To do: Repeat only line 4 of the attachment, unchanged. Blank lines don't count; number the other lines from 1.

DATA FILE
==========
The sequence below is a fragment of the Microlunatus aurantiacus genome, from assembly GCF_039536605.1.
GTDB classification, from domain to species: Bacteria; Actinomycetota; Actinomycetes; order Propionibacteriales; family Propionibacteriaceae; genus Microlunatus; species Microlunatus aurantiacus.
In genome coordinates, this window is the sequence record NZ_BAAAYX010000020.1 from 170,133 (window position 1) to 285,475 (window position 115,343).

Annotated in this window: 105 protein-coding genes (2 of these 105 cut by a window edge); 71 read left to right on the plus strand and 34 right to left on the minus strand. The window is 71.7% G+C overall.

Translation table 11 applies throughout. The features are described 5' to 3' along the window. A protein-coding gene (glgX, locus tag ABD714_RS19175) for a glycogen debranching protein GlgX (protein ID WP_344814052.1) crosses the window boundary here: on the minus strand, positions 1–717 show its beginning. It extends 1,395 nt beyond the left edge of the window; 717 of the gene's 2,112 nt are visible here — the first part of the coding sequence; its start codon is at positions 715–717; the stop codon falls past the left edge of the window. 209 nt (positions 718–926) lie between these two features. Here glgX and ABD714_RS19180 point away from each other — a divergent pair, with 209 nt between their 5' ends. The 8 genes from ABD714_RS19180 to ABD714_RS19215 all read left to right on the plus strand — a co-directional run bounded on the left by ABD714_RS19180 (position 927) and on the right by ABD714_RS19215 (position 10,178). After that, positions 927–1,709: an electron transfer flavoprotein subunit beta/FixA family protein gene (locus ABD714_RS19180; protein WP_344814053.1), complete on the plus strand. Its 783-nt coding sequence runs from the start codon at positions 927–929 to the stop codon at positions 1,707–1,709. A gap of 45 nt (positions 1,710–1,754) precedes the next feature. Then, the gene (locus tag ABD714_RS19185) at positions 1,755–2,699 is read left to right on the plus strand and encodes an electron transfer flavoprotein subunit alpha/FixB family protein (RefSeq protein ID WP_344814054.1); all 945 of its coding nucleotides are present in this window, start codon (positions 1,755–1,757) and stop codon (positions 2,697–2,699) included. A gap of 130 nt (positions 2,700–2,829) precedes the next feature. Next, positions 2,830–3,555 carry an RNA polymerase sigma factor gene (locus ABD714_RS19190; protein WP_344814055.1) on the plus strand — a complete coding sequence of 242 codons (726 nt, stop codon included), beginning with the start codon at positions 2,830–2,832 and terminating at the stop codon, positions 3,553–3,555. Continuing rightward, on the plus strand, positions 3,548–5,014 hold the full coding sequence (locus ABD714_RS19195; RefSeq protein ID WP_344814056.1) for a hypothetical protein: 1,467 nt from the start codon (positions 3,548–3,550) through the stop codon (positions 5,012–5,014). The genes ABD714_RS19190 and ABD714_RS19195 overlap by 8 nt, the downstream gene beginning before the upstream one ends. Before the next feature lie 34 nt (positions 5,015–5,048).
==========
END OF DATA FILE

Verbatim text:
Annotated in this window: 105 protein-coding genes (2 of these 105 cut by a window edge); 71 read left to right on the plus strand and 34 right to left on the minus strand. The window is 71.7% G+C overall.